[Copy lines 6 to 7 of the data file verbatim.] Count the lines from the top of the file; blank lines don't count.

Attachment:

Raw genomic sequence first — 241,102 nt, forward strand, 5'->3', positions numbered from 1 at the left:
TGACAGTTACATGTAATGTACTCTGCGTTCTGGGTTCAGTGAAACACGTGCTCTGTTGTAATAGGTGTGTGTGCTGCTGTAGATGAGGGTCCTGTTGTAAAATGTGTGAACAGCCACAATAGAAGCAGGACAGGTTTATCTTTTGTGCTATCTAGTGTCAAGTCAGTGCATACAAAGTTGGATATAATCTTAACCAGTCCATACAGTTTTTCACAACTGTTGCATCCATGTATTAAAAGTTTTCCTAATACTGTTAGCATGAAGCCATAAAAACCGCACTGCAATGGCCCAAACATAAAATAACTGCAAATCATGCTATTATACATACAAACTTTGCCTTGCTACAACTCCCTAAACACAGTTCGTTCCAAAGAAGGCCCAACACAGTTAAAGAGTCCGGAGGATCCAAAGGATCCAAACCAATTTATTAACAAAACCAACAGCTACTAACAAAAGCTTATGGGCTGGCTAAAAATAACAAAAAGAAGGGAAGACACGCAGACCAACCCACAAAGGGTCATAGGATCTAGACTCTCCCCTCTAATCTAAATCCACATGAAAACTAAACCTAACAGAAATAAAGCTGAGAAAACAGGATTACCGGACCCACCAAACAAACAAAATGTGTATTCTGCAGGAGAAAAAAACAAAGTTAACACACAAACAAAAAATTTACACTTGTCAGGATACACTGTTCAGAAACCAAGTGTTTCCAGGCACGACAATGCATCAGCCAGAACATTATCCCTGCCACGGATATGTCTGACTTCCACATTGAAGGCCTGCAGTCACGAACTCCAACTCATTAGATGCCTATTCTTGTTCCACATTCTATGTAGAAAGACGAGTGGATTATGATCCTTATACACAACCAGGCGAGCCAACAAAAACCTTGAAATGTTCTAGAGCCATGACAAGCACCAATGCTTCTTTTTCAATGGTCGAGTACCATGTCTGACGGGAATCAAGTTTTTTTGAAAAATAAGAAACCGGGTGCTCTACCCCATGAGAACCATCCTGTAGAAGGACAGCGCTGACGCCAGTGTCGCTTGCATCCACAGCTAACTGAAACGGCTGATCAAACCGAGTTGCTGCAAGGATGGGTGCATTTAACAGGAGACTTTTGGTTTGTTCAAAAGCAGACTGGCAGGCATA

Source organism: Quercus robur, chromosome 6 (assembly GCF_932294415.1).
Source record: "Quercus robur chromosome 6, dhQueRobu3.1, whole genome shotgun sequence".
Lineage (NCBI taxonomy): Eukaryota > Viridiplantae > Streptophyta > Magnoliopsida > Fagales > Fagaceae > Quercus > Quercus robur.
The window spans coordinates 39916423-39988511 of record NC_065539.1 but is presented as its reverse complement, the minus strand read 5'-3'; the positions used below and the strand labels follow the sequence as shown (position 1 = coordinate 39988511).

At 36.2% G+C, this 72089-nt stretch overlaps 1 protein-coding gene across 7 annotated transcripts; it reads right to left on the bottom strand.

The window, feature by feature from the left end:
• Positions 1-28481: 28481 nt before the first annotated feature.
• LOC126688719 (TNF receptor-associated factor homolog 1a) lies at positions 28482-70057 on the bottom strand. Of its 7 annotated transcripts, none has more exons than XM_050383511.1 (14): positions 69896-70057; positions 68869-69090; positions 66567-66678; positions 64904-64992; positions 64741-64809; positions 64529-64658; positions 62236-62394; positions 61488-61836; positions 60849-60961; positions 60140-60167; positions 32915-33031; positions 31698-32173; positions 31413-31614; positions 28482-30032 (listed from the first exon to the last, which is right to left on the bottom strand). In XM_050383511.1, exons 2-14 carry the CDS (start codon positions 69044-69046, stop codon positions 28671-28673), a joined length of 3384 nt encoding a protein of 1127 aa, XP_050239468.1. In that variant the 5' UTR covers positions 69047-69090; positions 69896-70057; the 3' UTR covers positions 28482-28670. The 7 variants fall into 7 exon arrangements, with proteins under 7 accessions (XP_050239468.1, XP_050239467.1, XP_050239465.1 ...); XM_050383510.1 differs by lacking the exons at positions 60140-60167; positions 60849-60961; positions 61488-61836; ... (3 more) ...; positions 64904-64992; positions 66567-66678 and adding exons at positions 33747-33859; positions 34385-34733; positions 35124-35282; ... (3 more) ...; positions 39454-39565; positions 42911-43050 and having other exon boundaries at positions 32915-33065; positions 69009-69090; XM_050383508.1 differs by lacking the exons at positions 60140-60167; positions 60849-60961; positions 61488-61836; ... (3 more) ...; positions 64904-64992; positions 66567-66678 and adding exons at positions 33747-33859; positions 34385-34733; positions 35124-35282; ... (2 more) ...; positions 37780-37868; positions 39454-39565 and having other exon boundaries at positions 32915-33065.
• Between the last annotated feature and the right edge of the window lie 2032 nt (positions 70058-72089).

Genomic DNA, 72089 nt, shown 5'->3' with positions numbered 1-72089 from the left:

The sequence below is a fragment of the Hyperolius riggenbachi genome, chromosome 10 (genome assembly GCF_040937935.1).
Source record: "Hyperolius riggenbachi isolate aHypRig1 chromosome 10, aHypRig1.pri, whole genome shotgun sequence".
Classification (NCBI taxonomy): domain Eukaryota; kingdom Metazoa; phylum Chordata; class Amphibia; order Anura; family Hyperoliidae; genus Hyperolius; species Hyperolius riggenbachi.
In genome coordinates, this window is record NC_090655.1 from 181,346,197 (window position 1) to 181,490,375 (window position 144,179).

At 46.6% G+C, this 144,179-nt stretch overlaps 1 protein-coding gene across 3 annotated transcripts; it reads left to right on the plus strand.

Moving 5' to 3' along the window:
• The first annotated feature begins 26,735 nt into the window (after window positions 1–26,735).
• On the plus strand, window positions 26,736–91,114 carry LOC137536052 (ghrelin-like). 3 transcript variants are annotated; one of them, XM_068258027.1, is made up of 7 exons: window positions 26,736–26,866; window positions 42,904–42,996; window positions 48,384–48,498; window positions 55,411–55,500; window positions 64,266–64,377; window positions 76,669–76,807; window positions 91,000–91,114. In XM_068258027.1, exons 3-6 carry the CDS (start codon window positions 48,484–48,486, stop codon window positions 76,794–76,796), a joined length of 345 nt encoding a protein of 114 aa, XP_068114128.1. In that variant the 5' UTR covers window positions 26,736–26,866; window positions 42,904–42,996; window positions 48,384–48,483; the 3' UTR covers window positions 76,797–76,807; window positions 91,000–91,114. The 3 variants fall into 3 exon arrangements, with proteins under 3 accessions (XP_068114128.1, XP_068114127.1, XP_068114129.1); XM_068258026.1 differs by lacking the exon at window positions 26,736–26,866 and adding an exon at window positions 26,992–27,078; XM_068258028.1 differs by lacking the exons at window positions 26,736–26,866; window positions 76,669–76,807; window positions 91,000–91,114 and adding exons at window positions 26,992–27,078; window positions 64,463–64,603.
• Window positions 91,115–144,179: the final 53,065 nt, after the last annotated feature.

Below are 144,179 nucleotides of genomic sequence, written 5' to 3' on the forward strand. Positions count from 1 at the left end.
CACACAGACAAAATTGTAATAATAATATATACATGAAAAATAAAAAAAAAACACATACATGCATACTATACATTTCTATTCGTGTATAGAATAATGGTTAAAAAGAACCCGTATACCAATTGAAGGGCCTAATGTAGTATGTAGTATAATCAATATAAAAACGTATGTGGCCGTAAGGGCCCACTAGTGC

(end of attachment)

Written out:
The window spans coordinates 39916423-39988511 of record NC_065539.1 but is presented as its reverse complement, the minus strand read 5'-3'; the positions used below and the strand labels follow the sequence as shown (position 1 = coordinate 39988511).

At 36.2% G+C, this 72089-nt stretch overlaps 1 protein-coding gene across 7 annotated transcripts; it reads right to left on the bottom strand.